Devotion, or “bhakti” in Sanskrit, is admirable. But it can be taken to extremes. It seems to me that when a human being is worshipped as God, this is taking bhakti too far.
I appreciate the thoughtful comments I’ve gotten on my previous post, “God-man or Asshole? The guru conundrum.” My wife also has thrown in her two cents on the subject via some conversations we’ve had. When Laurel was a practicing psychotherapist she had quite a bit of experience with domestic abuse.
The man often wants to be treated like a god. His woman is supposed to do whatever he desires, or reap the nasty consequences. Any resemblances to guru bhakti are not coincidental.
Now, I’m certainly not equating devotion to a supposed God-man with domestic abuse, but the psychological state of mind of a worshipful disciple and a fearful wife is pretty much the same. Each has narrowed down her focus of concern to “What does he want from me?” and “What will happen if I fail to please him?”
This doesn’t seem healthy to me, even if guru bhakti is more about love than fear. Isn’t spirituality supposed to broaden our horizon, expand our sphere of concern, widen our perspective?
And, help us to become less filled with a sense of our own self-importance. I’ve observed that when people consider that their guru is God-incarnate, not surprisingly this leads to a attitude of “I’m the chosen of God.” Which means, other unfortunates who aren’t disciples of the God-man are the non-chosen.
Humility isn’t going to thrive under these circumstances. Like a snobbish high school, humanity is going to be divided into two camps: the “cool kids” who form the in-crowd, and the “nerds” who are on the outside looking in.
This is, of course, from the perspective of a particular chosen one. The strange thing about religion is that many different groups consider that they are God’s favorite, so the same person will be a religious “cool kid” or a “nerd” depending on whether the judgment is made from within or without his own tradition.
Here’s another problem with excessive guru bhakti: it short-circuits the spiritual impulse. There seems to be something within many people that desires to know and love the ultimate reality termed “God.” I don’t know what this something is. I don’t know whether it is divine or mundane. All I know is that I feel it, and over the years I’ve met many other people with the same drive to unravel the deepest mysteries of the cosmos.
A quixotic impulse, perhaps, yet undeniably noble. It needs to be given free rein. To circumscribe the quest for God-realization is to limit a search that should have no boundaries. Yet when God is considered to be embodied within a particular person, the divine shrinks down to the confines of a single human being.
Can this be spiritual progress?
I read through the January 2006 issue of “Spiritual Link,” a publication of Radha Soami Satsang Beas that reflects the group’s core theological tenet: the guru is to be equated with God. Even more: as in other Indian traditions, the guru is to be considered greater than God.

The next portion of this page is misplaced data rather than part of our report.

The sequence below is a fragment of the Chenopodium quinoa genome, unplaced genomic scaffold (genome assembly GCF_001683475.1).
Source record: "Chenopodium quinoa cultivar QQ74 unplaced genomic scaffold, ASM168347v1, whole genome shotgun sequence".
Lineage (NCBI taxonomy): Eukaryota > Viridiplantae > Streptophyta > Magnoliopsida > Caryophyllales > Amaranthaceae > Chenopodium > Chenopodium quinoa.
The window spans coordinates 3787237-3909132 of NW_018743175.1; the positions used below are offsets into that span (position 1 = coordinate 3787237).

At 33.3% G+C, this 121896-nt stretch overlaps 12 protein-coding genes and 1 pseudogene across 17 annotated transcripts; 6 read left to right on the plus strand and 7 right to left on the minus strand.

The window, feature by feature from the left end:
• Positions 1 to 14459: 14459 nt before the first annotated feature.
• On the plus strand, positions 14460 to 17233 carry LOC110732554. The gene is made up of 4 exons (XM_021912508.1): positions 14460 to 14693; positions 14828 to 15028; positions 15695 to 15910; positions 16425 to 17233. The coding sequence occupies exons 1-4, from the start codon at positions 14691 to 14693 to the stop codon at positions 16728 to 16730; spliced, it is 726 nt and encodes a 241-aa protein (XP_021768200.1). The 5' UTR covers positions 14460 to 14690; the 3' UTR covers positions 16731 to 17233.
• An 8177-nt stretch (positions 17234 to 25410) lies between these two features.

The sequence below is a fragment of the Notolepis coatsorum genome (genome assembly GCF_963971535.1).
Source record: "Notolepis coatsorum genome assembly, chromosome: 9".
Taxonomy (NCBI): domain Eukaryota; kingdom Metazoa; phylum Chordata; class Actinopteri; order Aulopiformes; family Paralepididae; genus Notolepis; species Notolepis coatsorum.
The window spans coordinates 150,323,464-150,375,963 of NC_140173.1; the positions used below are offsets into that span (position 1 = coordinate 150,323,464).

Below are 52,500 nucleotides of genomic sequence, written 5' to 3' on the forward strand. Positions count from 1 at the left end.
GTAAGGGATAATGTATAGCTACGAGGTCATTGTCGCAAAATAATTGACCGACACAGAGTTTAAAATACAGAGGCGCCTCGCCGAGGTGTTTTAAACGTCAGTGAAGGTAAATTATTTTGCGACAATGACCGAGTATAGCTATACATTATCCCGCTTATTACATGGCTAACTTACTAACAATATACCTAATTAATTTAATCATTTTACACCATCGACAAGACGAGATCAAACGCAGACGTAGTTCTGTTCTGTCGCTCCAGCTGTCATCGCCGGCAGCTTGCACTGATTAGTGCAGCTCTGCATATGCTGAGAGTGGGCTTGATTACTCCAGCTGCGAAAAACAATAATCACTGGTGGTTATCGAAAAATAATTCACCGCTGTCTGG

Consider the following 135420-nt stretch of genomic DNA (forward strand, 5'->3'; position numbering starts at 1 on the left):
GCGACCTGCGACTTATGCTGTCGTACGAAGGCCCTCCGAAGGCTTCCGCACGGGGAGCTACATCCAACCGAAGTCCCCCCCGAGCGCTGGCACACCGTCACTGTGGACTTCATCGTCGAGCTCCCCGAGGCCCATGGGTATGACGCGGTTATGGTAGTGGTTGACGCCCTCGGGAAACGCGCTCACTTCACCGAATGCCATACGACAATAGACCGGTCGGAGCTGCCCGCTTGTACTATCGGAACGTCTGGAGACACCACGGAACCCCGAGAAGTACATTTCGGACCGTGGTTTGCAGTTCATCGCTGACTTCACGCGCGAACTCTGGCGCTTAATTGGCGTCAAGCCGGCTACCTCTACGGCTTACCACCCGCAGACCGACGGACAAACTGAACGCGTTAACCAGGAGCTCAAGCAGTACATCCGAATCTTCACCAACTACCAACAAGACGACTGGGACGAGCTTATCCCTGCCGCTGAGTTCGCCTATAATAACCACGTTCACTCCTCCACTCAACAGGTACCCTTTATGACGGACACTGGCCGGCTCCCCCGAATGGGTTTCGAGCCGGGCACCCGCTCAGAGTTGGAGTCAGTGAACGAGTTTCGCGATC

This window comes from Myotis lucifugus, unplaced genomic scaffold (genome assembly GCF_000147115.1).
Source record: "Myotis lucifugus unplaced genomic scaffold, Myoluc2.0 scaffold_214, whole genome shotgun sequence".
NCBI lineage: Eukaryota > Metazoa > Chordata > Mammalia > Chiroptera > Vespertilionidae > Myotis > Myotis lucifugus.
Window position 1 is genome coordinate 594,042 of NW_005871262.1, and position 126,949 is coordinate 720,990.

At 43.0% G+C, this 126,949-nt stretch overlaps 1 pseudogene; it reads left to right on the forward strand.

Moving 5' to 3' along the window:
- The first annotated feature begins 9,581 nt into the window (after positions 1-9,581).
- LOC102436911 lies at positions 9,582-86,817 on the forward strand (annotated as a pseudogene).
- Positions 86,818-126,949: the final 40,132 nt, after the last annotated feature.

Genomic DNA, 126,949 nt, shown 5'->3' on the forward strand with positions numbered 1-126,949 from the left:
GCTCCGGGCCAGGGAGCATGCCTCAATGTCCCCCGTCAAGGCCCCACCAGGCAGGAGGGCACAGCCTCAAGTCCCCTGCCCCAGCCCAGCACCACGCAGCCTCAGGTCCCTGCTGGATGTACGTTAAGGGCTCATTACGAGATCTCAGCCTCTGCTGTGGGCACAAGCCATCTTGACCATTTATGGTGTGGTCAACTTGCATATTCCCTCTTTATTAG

Here are some quotes from the issue that show the guru, or master, is the goal for the disciple—not God.
Meditation then becomes yet another time when everything can be left here, and when the flight to the presence of the Master becomes swift.
If we truly had thirst for communion with our Master how much less sleep would we need?
What is the mystery of the holy bond which makes men and women even in the hour of death utterly forget all earthly ties and cling to the Master alone?
Well, each to his own. I’ve never resonated with the belief that the ineffable mystery of God can be brought down to an understandable human level. Yet I can appreciate the appeal that this has for devotees of either a dead or living God-man. Jesus or a contemporary guru can be related to as a person. You can’t do that with formless mystery.
However, as the years have passed I’ve grown increasingly comfortable with not-knowing. Not-knowing the nature of God. Not-knowing what will happen after I die. Not-knowing whether any man or woman ever has attained a state of God-realization. This not-knowing seems completely natural to me. To others, it is heresy.
Here’s one way of looking at it.
I just got back from seeing a play (“Inherit the Wind”) about creationism and evolution that is based on the Scopes trial. Some lines from the end of the first act stick in my mind. The two attorneys in the play are old friends, though one is a fervent Christian and the other is a committed agnostic. Now they have opposing theological views.
The Christian says, “How is it that you’ve moved so far away from me? We used to be so close.”
The agnostic replies, “All motion is relative. Perhaps you are the one who has moved away by standing still.”